The educational aspect is further enriched by the inclusion of historical artifacts, such as a replica of the Rosa Parks bus and the refurbished Freedom Riders Greyhound bus, showcasing the city’s important connection to the civil rights movement.

Looking ahead, Montgomery Transit has ambitious plans on its horizon. Tensley highlights his goals, which include a fleet replacement, bolstering ridership, route adjustments as well adding more buses to routes to decrease the frequency of bus wait time on routes and expanding the success of the micro-transit service to new zones. He also hopes to strengthen community engagement, refurbish facilities, and raise brand awareness as the M. Transit.

As a final thought he emphasizes, “I just want to keep getting the M. Transit out there to the people, to let them know that we’re here, we’re new and we’re going to be growing.”

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Montgomery Transit

What: An innovative city-owned transit system

Where: Montgomery, Alabama



Genfare –

Three Reasons for Your Transit Agency to Adopt Open Payments

We know transit riders like the simplicity of open payments . They don’t have to figure out fare structures, know where to buy a ticket, download an app, or make sure they have cash on hand. They just tap-and-go using whatever payment method they have in their pocket.

As many benefits as open payments provide to riders, they present an even bigger opportunity for transit agencies to streamline their operations, reduce costs, and increase ridership and revenue. Three big things happen when open payment is introduced: the cost of cash collection decreases, dwell time reduces, and interoperability increases.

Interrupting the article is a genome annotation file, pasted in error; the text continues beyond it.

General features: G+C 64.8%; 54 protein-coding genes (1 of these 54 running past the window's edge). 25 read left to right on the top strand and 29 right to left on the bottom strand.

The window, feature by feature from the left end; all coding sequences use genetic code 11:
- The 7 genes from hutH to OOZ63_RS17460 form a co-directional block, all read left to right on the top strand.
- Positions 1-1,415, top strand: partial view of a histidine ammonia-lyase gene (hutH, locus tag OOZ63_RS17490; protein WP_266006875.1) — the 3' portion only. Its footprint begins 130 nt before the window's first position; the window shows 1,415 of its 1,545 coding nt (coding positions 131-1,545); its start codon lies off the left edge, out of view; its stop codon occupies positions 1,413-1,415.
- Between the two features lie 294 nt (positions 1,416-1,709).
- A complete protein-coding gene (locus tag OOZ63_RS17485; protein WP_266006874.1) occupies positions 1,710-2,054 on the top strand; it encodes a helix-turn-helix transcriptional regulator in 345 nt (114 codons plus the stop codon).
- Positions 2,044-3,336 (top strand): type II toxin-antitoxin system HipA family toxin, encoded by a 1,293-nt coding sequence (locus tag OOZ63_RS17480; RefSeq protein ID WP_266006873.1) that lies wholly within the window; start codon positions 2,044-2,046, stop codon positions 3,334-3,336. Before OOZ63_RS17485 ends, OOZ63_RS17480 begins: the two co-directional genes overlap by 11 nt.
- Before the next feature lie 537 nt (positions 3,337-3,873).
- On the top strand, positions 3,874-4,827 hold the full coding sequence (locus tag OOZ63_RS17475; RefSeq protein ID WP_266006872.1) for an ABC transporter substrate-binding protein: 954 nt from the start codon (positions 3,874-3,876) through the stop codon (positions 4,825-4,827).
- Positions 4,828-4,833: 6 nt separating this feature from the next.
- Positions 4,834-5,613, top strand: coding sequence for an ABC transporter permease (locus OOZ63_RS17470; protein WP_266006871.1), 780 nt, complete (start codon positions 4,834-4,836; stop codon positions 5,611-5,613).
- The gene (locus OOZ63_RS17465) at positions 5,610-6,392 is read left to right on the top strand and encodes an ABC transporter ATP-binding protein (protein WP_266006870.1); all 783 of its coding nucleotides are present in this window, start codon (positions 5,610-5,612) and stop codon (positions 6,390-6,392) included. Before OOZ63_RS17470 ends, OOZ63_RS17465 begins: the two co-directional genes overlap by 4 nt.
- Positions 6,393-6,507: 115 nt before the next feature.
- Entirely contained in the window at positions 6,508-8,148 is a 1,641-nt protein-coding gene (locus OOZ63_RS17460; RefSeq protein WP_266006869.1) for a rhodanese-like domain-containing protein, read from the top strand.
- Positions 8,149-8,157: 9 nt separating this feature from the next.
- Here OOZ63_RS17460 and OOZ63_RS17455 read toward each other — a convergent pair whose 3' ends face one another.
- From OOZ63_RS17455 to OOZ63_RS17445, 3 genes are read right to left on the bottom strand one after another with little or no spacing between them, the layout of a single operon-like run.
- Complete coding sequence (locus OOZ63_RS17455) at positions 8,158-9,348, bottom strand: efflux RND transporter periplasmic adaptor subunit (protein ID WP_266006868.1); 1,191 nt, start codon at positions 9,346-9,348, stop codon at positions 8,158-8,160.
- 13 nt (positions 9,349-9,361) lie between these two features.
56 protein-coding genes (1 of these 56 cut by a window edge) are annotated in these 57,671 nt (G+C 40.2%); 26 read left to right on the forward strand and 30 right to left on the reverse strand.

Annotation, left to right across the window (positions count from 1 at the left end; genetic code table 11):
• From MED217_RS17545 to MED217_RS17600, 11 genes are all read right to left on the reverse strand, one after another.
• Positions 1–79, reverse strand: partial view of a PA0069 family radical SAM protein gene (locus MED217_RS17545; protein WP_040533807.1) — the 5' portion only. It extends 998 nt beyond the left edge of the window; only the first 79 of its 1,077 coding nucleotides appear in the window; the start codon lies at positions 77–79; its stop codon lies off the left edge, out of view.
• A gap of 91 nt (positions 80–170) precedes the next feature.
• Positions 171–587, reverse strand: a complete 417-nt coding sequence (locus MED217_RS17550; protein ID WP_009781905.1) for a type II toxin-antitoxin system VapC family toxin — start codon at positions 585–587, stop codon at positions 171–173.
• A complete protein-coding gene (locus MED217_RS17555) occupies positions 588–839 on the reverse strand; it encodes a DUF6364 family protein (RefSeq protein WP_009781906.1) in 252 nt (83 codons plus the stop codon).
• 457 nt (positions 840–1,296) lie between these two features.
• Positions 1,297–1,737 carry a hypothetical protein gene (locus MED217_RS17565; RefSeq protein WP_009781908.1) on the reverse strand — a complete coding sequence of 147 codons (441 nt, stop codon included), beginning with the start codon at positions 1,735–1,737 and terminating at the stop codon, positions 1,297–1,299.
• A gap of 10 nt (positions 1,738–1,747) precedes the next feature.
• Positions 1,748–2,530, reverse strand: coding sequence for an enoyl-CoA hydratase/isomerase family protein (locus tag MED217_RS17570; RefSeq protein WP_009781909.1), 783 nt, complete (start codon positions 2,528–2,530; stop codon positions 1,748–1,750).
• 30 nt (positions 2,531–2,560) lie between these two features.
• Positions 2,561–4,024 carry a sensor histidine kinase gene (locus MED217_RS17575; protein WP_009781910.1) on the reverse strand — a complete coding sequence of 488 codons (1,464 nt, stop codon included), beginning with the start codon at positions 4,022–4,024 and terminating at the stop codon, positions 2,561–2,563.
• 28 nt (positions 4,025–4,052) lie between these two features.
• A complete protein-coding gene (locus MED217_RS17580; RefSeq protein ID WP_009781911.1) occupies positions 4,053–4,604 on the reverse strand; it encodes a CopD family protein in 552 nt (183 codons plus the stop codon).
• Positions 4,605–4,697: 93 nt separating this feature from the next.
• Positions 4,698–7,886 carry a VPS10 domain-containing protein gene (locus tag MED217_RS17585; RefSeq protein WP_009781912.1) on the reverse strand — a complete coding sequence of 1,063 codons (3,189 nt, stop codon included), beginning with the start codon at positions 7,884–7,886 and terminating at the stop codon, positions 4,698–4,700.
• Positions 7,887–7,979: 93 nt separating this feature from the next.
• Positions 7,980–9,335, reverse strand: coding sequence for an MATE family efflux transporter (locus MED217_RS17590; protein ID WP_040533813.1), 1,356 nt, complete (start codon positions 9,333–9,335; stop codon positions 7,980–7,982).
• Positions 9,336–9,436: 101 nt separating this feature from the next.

Decreasing Cash Collection

Collecting cash is expensive and time consuming. As an ardent supporter of equitable mobility, Genfare does not recommend eliminating cash fares, but reducing the amount of cash collected by adopting open payment which has many operational benefits to the transit agency:

  • Reduced maintenance of hardware: Less cash coming in means lower maintenance and parts replacement costs.
  • Fewer trips through the vault lane: Fareboxes can be probed and emptied less frequently.
  • Better security: Every cent is accounted for, and no human errors can occur. Encryption and tokenization methods are extremely secure.
  • Faster access to revenue: Payments are processed and available the same day unlike cash that takes a couple days before it is processed and banked.
  • Less staffing pressure: The less money there is to count and move, the fewer people agencies need to staff the counting rooms.

Reduced Dwell Time

Statistics on dwell time suggest that approximately half the time a bus is in service is spent on boarding. Open payment is tap-and-go, allowing riders to board faster and cut back on driver interaction with passengers. Reducing dwell time has the effect of shortening the amount of time it takes a bus to complete its route, making the bus a more attractive choice for riders who have other options. The overall impact is increased ridership and revenue.

Greater Interoperability

Open payments and the software that supports them simplify the connection of adjacent transit agencies, bike and scooter share, parking, and other modalities that move riders along their journeys. When riders can easily pay for first-mile/last-mile modalities or transfer from an urban to a suburban bus or regional commuter rail without needing a ticket for each, the providers can coordinate discounts, incentives, and trip planning. And that translates to increased ridership and while not adding the administrative burden of shared fare media.

On the ad we use “open payment” as a singular word… should we be consistent with this one?


January 2024 cover of Business View Magazine

January 2024